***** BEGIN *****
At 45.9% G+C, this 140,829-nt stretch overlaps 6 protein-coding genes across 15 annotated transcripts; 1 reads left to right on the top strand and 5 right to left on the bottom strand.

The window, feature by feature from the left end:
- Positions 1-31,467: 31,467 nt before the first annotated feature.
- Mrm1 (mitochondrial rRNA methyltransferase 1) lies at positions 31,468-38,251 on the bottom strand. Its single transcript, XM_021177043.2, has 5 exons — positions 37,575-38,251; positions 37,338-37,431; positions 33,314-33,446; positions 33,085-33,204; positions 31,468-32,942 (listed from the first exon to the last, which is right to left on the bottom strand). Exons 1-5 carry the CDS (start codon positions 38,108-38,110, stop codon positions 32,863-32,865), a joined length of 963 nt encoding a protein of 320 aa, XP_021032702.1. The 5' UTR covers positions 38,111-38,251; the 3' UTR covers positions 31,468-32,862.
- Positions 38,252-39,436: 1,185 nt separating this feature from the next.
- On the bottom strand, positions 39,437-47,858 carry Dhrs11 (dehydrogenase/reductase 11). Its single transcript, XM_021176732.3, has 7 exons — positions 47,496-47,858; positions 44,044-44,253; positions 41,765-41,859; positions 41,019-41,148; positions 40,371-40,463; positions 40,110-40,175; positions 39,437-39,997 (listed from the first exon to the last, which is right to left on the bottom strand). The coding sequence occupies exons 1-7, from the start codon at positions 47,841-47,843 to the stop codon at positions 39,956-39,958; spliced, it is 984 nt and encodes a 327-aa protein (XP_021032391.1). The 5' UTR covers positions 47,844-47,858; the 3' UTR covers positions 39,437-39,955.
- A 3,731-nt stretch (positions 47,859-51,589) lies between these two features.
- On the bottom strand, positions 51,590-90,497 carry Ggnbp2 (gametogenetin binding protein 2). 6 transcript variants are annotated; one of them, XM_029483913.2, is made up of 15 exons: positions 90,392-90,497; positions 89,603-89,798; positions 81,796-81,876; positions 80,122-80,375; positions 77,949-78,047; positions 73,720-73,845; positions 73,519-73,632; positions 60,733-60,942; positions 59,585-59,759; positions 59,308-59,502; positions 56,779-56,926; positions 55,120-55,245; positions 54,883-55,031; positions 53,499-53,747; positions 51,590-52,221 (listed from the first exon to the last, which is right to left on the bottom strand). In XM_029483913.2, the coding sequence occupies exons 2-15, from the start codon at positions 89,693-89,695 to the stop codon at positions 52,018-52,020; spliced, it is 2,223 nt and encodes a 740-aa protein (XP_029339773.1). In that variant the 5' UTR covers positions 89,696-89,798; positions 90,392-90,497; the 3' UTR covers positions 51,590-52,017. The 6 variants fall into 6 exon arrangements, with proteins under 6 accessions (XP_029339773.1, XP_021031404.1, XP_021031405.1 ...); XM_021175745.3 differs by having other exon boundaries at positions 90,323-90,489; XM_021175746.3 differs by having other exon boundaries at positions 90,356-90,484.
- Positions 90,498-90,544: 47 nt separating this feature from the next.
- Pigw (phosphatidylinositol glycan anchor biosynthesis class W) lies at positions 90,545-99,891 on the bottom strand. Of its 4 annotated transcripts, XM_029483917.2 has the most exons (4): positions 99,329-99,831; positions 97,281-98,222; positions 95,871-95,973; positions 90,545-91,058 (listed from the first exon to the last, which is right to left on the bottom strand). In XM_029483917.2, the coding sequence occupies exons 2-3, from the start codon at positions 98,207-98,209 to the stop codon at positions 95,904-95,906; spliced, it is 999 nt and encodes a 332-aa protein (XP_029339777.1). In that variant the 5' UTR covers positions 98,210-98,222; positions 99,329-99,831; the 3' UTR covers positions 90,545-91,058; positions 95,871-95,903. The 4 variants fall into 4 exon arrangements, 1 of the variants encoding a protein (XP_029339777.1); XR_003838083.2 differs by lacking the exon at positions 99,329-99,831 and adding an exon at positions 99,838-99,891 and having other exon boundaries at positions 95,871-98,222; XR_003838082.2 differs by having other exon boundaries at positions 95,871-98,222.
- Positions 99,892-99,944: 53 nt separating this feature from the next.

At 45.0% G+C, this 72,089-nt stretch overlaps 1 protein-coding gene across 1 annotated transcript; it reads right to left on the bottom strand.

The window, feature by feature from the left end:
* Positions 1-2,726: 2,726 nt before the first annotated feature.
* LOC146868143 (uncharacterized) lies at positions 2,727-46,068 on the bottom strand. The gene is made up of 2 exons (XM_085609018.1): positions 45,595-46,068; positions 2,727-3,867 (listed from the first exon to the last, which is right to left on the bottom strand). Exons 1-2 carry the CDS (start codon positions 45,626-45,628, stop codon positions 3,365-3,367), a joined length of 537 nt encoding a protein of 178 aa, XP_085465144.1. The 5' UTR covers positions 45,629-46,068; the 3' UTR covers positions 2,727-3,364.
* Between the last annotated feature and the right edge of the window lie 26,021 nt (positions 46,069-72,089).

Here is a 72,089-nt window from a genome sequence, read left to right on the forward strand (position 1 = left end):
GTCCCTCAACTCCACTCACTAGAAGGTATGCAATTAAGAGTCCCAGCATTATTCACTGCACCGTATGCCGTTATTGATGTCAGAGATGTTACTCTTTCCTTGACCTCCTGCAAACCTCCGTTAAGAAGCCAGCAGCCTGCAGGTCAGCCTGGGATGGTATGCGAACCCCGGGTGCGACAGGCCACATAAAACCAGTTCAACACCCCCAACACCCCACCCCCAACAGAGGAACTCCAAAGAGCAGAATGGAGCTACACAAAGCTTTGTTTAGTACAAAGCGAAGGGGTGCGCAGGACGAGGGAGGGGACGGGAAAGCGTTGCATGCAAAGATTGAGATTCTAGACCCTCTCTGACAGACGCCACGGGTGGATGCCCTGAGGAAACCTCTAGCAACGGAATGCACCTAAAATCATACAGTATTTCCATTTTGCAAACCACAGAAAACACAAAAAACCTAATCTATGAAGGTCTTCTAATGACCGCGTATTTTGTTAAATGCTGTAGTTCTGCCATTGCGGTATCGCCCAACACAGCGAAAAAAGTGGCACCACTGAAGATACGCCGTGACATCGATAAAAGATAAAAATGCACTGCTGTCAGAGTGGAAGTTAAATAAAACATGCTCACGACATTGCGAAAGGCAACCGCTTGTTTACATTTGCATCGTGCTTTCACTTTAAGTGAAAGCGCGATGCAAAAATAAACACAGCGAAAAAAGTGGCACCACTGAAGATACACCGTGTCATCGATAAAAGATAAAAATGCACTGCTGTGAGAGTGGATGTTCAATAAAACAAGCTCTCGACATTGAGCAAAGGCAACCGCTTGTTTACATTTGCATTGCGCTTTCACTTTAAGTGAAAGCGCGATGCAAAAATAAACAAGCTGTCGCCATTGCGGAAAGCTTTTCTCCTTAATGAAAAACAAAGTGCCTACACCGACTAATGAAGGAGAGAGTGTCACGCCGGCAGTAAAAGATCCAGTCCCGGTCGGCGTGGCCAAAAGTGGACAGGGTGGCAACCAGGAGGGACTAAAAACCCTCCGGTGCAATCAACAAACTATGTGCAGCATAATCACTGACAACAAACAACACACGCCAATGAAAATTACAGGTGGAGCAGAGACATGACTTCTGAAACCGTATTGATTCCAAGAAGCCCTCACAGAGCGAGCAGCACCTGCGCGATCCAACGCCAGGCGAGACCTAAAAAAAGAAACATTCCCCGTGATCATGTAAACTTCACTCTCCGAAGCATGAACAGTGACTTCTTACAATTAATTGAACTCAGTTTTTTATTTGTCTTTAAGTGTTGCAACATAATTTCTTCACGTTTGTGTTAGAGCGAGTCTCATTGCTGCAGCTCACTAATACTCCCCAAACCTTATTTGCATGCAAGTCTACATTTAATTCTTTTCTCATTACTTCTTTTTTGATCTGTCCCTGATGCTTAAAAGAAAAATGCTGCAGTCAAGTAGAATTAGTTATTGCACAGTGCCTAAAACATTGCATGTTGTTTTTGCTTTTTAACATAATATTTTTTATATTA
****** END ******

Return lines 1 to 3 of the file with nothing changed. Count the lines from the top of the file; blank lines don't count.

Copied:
At 45.9% G+C, this 140,829-nt stretch overlaps 6 protein-coding genes across 15 annotated transcripts; 1 reads left to right on the top strand and 5 right to left on the bottom strand.

The window, feature by feature from the left end:
- Positions 1-31,467: 31,467 nt before the first annotated feature.